OK, so I’m just a Level 3. Nothing special. I’ve got a ways to go before I even finish this series of classes. So, when I learned that Ewing auditions are open to lowly Level 3 students, I was excited and trepidatious (a word I had not heard in a long time until last night’s LYLAS show. Improv can be educational, too.)
Ewing Teams are troupes formed through an audition process judged by experienced improvisers and Dallas Comedy House Training Center faculty members. Typically the process produces two troupes, each with eight or nine members. Those troupes spend a month in rehearsal with a coach, then perform on Thursday nights at 9:30 for eight weeks. Basically, it means more stage time, professional coaching, and maybe even the beginnings of a honest-to-goodness troupe.
But for me, like so much of this improv journey, Ewing involved a step into the unknown. You see, I have never auditioned for anything in my life. Ever. I have never done anything remotely like an audition -- unless you count piano recitals, which don’t count because at those everybody is required to at least act like they like you. Heck, I had never even tried out for a sports team.
But, since I am all about the “experience,” and I have resolved to take everything from this improv adventure that I can (all the while baring my fears and triumphs for all my loyal blog readers), the decision to throw my hat into the audition pool was a no-brainer. Well, it was a brainer, but I figured I had nothing personally to lose and everything to gain on behalf of those of you who might consider a run at it next time.
About 35 of us showed up at the theater that Saturday afternoon. There is no preparing for the audition beyond the practice we receive in class or at the Tuesday Jams and a certain command of the fundamentals. But, we were required to complete a fact sheet. It had three main questions: Why do you want to be on a Ewing team?; what can you bring to a Ewing team?; and the fun one: something about who you’d like to go on a date with, where you’d go, and a direction to “draw the date.”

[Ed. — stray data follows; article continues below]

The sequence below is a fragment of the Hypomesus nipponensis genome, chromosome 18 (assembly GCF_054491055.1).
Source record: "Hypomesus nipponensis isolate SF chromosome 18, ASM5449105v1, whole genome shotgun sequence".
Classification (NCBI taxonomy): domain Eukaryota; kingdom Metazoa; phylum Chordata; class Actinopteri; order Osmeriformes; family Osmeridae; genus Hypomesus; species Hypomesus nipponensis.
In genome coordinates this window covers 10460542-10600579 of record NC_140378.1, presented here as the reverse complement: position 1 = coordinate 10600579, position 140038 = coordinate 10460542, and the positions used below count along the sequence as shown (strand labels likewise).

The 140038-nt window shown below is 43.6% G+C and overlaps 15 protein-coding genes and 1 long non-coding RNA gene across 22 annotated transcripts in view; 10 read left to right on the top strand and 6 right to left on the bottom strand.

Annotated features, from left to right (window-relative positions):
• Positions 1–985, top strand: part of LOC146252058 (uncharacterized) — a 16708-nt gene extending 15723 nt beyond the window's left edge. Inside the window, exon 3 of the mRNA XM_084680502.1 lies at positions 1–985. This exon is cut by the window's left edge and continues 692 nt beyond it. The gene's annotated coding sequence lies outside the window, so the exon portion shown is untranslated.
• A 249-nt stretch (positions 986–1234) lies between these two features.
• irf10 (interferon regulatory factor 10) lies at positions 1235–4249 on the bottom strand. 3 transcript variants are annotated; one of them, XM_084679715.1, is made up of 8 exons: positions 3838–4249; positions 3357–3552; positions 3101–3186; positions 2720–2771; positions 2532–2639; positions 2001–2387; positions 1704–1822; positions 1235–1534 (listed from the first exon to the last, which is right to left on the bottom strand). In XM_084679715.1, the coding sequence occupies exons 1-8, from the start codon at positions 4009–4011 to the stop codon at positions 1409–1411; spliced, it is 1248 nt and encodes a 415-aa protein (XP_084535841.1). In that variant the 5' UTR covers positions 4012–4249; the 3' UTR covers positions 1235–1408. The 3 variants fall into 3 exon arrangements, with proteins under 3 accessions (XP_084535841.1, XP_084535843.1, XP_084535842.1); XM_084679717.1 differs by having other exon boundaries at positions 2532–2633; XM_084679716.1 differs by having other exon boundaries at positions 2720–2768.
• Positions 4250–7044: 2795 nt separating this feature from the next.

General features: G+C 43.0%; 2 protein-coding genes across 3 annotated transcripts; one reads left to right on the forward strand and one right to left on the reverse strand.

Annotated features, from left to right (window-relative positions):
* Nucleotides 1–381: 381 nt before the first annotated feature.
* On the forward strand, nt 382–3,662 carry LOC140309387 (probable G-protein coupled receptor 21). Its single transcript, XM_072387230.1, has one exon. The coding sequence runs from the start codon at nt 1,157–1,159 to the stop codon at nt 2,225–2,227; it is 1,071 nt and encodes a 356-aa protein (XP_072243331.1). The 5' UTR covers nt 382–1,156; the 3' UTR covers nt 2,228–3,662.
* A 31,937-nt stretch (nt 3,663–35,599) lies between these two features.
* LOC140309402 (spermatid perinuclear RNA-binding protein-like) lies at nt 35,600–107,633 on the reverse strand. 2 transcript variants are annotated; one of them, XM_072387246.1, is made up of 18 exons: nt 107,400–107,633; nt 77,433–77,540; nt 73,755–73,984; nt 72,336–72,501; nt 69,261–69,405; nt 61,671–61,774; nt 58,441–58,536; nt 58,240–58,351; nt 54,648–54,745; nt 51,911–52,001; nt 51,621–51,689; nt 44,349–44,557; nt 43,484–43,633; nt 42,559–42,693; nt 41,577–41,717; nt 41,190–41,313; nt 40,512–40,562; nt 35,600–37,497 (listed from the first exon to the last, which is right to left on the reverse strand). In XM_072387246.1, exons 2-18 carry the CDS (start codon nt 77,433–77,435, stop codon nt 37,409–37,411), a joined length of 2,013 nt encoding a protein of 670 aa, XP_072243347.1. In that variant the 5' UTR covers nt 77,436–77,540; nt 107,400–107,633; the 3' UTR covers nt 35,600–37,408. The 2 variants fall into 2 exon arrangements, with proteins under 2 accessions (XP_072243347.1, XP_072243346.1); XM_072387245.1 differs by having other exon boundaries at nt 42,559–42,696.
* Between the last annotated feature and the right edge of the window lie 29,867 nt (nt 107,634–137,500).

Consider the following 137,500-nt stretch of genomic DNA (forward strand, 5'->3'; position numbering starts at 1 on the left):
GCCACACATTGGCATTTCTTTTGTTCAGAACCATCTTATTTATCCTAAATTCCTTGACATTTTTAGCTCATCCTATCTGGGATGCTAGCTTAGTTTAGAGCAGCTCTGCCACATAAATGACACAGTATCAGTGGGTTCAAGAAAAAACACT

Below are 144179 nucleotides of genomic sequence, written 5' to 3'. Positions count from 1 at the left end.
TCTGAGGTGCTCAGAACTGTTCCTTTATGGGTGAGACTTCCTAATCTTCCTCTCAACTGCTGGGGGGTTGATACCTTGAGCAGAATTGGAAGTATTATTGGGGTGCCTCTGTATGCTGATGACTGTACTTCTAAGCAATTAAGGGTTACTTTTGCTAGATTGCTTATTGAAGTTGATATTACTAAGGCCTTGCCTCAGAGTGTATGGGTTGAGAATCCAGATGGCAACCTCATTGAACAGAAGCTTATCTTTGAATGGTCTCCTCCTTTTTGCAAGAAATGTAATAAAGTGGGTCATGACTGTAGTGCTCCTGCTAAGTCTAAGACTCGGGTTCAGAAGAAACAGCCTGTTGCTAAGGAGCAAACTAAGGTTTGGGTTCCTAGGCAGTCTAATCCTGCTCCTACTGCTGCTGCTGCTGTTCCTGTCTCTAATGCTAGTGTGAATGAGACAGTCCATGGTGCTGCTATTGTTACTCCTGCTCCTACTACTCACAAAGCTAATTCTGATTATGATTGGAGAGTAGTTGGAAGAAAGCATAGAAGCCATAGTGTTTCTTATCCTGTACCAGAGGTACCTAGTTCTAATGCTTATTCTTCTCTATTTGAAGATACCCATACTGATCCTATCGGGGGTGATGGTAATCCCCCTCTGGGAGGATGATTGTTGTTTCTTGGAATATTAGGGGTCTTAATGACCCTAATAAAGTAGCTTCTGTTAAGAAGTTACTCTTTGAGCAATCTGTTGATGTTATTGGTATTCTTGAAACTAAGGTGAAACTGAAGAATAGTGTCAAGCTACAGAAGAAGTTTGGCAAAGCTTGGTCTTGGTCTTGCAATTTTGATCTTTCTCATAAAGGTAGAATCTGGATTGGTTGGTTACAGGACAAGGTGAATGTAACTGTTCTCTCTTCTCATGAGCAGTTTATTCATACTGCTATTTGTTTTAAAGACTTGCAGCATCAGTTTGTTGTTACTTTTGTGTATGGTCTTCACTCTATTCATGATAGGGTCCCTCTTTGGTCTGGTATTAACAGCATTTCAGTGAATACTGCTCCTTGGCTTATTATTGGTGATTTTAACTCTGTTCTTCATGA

Milling around the bar, I was surprised at how anxious I felt. I didn’t really expect anything to come of my first audition, green as I am. I was doing it for the experience, right? But then, I also knew that being picked was not out of the realm of possibility. Maybe I wanted this more than I had thought.
Amanda Austin counted us into four groups, and as luck would have it, before we could even warm up she called my group. At least I wouldn’t have to stew in the bar. In the theater, she invited us to take the stage. Our only audience were the four judges on which our Ewing fate rested.
Amanda explained that she would call out two people at a time, give us a one word suggestion and edit us. After we’d all taken a turn, we would go around again with a different scene partner. Great, I thought, that part will be easy. No decisions on when to step out and less pressure to fashion an initiation out of whole cloth. All I had to do was nail the scene.
Then, before I had a chance to get complacent, she called my name.
Next up: The Audition, Part Deux
Carron Armstrong is currently in Level 3 and has been obsessed with improv and DCH ever since she discovered that someone can actually take classes to learn this stuff. She is currently negotiating to purchase the naming rights for the brand new stairs added to ease access to the stages of DCH’s Main Street theaters (Thank you, Amanda and Kyle). During the day, she’s a lawyer.